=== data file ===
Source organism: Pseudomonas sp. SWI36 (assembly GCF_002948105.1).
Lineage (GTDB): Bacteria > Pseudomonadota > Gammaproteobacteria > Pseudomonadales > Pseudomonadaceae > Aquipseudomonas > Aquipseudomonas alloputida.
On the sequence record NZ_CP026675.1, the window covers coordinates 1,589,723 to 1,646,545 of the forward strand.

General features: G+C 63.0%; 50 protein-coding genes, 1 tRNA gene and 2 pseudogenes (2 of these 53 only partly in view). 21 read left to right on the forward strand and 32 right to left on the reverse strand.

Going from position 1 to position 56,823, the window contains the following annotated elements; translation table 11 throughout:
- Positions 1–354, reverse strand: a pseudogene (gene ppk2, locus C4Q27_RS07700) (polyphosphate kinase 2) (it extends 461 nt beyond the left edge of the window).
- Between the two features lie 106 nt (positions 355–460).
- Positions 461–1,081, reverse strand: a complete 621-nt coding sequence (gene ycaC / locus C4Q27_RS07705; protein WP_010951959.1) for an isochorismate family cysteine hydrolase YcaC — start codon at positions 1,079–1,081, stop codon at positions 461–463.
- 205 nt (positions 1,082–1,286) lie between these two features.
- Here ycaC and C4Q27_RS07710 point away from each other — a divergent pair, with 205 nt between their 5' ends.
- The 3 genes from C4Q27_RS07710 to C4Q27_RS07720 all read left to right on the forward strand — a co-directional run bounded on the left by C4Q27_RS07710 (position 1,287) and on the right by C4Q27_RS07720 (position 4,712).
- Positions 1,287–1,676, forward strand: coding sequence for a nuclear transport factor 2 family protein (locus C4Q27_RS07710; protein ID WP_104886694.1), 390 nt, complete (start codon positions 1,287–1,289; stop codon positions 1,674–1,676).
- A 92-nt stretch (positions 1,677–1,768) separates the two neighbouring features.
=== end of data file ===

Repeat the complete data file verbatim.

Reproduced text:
Source organism: Pseudomonas sp. SWI36 (assembly GCF_002948105.1).
Lineage (GTDB): Bacteria > Pseudomonadota > Gammaproteobacteria > Pseudomonadales > Pseudomonadaceae > Aquipseudomonas > Aquipseudomonas alloputida.
On the sequence record NZ_CP026675.1, the window covers coordinates 1,589,723 to 1,646,545 of the forward strand.

General features: G+C 63.0%; 50 protein-coding genes, 1 tRNA gene and 2 pseudogenes (2 of these 53 only partly in view). 21 read left to right on the forward strand and 32 right to left on the reverse strand.

Going from position 1 to position 56,823, the window contains the following annotated elements; translation table 11 throughout:
- Positions 1–354, reverse strand: a pseudogene (gene ppk2, locus C4Q27_RS07700) (polyphosphate kinase 2) (it extends 461 nt beyond the left edge of the window).
- Between the two features lie 106 nt (positions 355–460).
- Positions 461–1,081, reverse strand: a complete 621-nt coding sequence (gene ycaC / locus C4Q27_RS07705; protein WP_010951959.1) for an isochorismate family cysteine hydrolase YcaC — start codon at positions 1,079–1,081, stop codon at positions 461–463.
- 205 nt (positions 1,082–1,286) lie between these two features.
- Here ycaC and C4Q27_RS07710 point away from each other — a divergent pair, with 205 nt between their 5' ends.
- The 3 genes from C4Q27_RS07710 to C4Q27_RS07720 all read left to right on the forward strand — a co-directional run bounded on the left by C4Q27_RS07710 (position 1,287) and on the right by C4Q27_RS07720 (position 4,712).
- Positions 1,287–1,676, forward strand: coding sequence for a nuclear transport factor 2 family protein (locus C4Q27_RS07710; protein ID WP_104886694.1), 390 nt, complete (start codon positions 1,287–1,289; stop codon positions 1,674–1,676).
- A 92-nt stretch (positions 1,677–1,768) separates the two neighbouring features.